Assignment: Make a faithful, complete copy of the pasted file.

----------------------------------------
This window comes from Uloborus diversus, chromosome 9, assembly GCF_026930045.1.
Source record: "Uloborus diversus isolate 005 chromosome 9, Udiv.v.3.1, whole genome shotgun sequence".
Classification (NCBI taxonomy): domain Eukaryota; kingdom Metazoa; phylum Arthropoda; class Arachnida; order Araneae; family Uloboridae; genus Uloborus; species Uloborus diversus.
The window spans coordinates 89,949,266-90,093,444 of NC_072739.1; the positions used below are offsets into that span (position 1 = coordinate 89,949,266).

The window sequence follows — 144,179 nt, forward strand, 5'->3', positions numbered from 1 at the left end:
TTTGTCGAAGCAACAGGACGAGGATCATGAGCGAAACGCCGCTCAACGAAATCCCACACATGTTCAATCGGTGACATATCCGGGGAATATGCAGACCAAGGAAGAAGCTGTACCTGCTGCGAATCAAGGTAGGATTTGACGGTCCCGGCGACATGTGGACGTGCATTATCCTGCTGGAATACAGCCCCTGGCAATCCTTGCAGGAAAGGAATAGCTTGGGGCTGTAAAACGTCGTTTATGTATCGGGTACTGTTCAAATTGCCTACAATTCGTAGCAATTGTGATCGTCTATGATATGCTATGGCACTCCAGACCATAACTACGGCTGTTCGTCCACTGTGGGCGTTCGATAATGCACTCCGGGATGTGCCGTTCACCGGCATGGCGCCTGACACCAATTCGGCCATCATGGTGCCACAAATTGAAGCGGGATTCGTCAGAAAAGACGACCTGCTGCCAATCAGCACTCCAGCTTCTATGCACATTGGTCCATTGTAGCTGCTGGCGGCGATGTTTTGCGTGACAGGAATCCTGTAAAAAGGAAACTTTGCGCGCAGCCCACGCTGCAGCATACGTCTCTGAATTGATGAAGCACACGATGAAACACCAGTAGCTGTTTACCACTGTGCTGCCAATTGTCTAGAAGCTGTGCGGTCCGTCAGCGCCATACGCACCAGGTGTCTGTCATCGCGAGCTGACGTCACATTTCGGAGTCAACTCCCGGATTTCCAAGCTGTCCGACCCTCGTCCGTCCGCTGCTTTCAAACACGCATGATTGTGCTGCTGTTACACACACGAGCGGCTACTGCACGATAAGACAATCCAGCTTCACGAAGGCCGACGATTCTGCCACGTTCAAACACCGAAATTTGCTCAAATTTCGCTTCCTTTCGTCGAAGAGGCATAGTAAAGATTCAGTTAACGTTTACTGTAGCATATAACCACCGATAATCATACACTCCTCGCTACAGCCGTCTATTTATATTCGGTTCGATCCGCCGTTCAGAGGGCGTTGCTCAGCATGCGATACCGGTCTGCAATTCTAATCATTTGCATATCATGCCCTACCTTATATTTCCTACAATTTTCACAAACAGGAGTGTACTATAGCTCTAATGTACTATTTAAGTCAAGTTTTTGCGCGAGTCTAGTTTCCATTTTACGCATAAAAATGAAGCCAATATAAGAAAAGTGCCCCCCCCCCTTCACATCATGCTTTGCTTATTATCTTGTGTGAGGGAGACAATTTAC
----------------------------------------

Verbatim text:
This window comes from Uloborus diversus, chromosome 9, assembly GCF_026930045.1.
Source record: "Uloborus diversus isolate 005 chromosome 9, Udiv.v.3.1, whole genome shotgun sequence".
Classification (NCBI taxonomy): domain Eukaryota; kingdom Metazoa; phylum Arthropoda; class Arachnida; order Araneae; family Uloboridae; genus Uloborus; species Uloborus diversus.
The window spans coordinates 89,949,266-90,093,444 of NC_072739.1; the positions used below are offsets into that span (position 1 = coordinate 89,949,266).

The window sequence follows — 144,179 nt, forward strand, 5'->3', positions numbered from 1 at the left end:
TTTGTCGAAGCAACAGGACGAGGATCATGAGCGAAACGCCGCTCAACGAAATCCCACACATGTTCAATCGGTGACATATCCGGGGAATATGCAGACCAAGGAAGAAGCTGTACCTGCTGCGAATCAAGGTAGGATTTGACGGTCCCGGCGACATGTGGACGTGCATTATCCTGCTGGAATACAGCCCCTGGCAATCCTTGCAGGAAAGGAATAGCTTGGGGCTGTAAAACGTCGTTTATGTATCGGGTACTGTTCAAATTGCCTACAATTCGTAGCAATTGTGATCGTCTATGATATGCTATGGCACTCCAGACCATAACTACGGCTGTTCGTCCACTGTGGGCGTTCGATAATGCACTCCGGGATGTGCCGTTCACCGGCATGGCGCCTGACACCAATTCGGCCATCATGGTGCCACAAATTGAAGCGGGATTCGTCAGAAAAGACGACCTGCTGCCAATCAGCACTCCAGCTTCTATGCACATTGGTCCATTGTAGCTGCTGGCGGCGATGTTTTGCGTGACAGGAATCCTGTAAAAAGGAAACTTTGCGCGCAGCCCACGCTGCAGCATACGTCTCTGAATTGATGAAGCACACGATGAAACACCAGTAGCTGTTTACCACTGTGCTGCCAATTGTCTAGAAGCTGTGCGGTCCGTCAGCGCCATACGCACCAGGTGTCTGTCATCGCGAGCTGACGTCACATTTCGGAGTCAACTCCCGGATTTCCAAGCTGTCCGACCCTCGTCCGTCCGCTGCTTTCAAACACGCATGATTGTGCTGCTGTTACACACACGAGCGGCTACTGCACGATAAGACAATCCAGCTTCACGAAGGCCGACGATTCTGCCACGTTCAAACACCGAAATTTGCTCAAATTTCGCTTCCTTTCGTCGAAGAGGCATAGTAAAGATTCAGTTAACGTTTACTGTAGCATATAACCACCGATAATCATACACTCCTCGCTACAGCCGTCTATTTATATTCGGTTCGATCCGCCGTTCAGAGGGCGTTGCTCAGCATGCGATACCGGTCTGCAATTCTAATCATTTGCATATCATGCCCTACCTTATATTTCCTACAATTTTCACAAACAGGAGTGTACTATAGCTCTAATGTACTATTTAAGTCAAGTTTTTGCGCGAGTCTAGTTTCCATTTTACGCATAAAAATGAAGCCAATATAAGAAAAGTGCCCCCCCCCCTTCACATCATGCTTTGCTTATTATCTTGTGTGAGGGAGACAATTTAC